Traveling through Central America on a budget? We’ve sourced simple places to stay (and a few smart ones, too) for cost-conscious castaways.
For decades, Belize has been an under-the-radar destination for beach-loving backpackers looking for a bit of bargain-price Caribbean chill-time on their overland trip between Central America and Mexico. And despite the growing numbers of chic boutique hotels, with easy-access rainforest and dozens of cayes to choose from, there are still plenty of options for budget-conscious travelers who care more about their excursions than the fancy soaps in their room. Here are the best hostel hideaways in Belize…
The clue’s in the name. There are cottages – simple shutterboard, whitewashed buildings (with space for up to four), spartan furnishings and ceiling fans – on stilts; and there are horses, roaming free around the fenced-off, sandy palm-tree shaded garden. There are excursions, too – on horseback (naturally), on foot in the jungle and underwater along the reef, a few minutes’ walk away, off the shorefront of sleepy Sarteneja village.
Courtesy of Sandbar Beachfront Hostel and Restaurant / Expedia.com
Belikin beer hoarding on the beach-facing balconies, a bar open until midnight and many other drinking dens on the doorstep – unless you book a private room, travelers staying at the Sandbar, in central San Pedro village on Ambergris Caye, should come ready to be sociable. Beds in the dorms have privacy curtains, and there are plenty of excursions on offer to share with other guests – from dives and snorkeling to trips in the mainland forest.
Up and coming as a resort town, Hopkins remains at heart an Afro-Central American village. There’s often drumming on the beach and live Garifuna music in the bars. The Funky Dodo sits in the heart of the old village, five minutes’ walk from the shore. Rooms sit in Belizean weatherboard huts under the palms, and the friendly owners offer all manner of reef and jungle tours at excellent prices.
With cheap accommodation, tours and a wealth of quality budget restaurants and buzzing bars, Caye Caulker has been Belize’s backpacker island of choice for generations. Bella’s sits right on the seafront, with bright, airy dorms and doubles (decked out with hardwood floors and whitewashed walls) set in a big shutterboard house fronted with hammock-slung balconies. Staff can help with all manner of reef tours and activities – from kayak rentals to dives.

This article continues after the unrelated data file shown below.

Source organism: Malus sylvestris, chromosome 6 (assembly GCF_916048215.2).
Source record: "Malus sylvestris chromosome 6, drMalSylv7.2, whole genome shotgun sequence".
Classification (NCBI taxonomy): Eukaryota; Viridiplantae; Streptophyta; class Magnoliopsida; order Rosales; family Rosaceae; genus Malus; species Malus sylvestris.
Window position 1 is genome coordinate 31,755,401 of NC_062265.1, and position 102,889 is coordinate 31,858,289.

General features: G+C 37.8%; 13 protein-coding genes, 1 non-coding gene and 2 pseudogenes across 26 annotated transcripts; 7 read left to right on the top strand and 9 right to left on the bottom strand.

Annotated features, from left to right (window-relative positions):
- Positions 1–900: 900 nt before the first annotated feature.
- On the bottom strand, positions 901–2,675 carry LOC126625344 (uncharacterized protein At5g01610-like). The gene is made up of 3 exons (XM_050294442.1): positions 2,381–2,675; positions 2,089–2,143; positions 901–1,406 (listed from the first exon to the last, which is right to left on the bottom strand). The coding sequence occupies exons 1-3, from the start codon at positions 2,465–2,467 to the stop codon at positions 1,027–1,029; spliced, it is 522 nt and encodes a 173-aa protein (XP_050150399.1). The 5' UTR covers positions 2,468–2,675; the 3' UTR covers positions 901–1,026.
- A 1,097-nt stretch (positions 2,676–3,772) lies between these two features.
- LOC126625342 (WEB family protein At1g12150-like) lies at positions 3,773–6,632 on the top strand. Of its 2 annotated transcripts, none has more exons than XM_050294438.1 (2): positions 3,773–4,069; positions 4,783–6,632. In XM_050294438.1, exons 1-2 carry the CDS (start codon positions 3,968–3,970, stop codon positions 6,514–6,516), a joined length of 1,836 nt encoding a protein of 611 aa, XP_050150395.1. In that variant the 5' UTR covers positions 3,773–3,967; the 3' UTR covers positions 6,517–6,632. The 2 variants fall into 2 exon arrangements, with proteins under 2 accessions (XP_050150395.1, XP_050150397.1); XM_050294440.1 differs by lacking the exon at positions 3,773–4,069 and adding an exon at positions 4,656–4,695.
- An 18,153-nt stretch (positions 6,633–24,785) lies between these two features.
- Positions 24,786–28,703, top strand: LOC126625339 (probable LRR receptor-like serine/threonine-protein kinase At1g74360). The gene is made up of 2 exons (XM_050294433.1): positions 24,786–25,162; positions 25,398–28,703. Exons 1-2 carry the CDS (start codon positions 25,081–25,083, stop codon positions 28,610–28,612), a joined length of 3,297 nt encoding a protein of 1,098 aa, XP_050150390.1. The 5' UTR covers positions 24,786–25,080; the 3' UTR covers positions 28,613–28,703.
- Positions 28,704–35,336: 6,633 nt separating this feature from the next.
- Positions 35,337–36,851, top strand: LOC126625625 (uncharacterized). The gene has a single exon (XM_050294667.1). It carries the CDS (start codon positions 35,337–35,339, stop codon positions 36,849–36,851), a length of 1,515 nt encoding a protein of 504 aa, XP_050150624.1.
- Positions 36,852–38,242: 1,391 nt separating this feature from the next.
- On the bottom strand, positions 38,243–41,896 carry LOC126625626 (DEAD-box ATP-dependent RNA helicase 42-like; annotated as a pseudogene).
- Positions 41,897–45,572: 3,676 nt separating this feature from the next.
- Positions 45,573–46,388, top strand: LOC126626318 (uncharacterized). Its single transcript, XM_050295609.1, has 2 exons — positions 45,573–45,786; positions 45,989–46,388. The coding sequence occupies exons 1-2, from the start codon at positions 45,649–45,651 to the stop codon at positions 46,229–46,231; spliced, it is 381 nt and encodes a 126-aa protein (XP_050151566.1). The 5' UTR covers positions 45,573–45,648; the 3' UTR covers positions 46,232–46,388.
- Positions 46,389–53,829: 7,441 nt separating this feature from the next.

San Ignacio, near the Guatemalan border, is the jumping-off point for tours in Belize’s western rainforest and pine-swathed mountains. And with a Mayan temple in the town itself, it’s a destination in its own right. The Old House sits right in the center, with restaurants and bars on the doorstep. Rooms are well kept but diminutive, and there are no single-sex dorms. But there’s a bar and pleasant upper-floor deck lounge, and staff can organize day tours to Mayan sites, the rainforest and even Tikal in Guatemala.
A block from the beach in central San Pedro – the main village on Ambergris Caye – the Drift Inn has private rooms (decorated in whites and turquoise and with a few boutiquey touches, like indigenous art and scatter cushions) and single-sex dorms. San Pedro’s bars, restaurants and tour companies are literally a step or two from the front door. Local dive companies offer concessionary rates for hostel guests.
Sitting in a typically Belizean, brightly painted shutterboard house in the far north of Caye Caulker Village, Go Slow has either fan-cooled or slightly pricier air-conditioned private rooms with hammock terraces, and four- and eight-bed dorms with en-suites. All have room for little more than a bed, but there’s plenty of hammock-strung communal space, and the owners keep the hostel sparkling clean.
This hostel in Belize’s southernmost town of Punta Gorda is more than the sleepover spot between Belize and Guatemala. Staff offer an interesting range of tours in Toledo province: to Mayan sites like Lubaantun (where a crystal skull was once “unearthed,” only to be disputed later), rainforest waterfalls and the clear-water cenotes. All are so little visited, you’ll have them to yourself. The hostel is 15 minutes from town and has doubles and dorms with pod-like bunks.
More a cheap hotel than a hostel, the Parham is an alternative to Ambergris Caye’s brasher backpacker-packed party establishments – good for cost-conscious travelers looking to stay near the ferry dock, dive shops and tour ops of central San Pedro. Accommodation is small and simple – in whitewash and beige tiles – so it’s worth paying a few dollars more for one of the better rooms on the upper floor.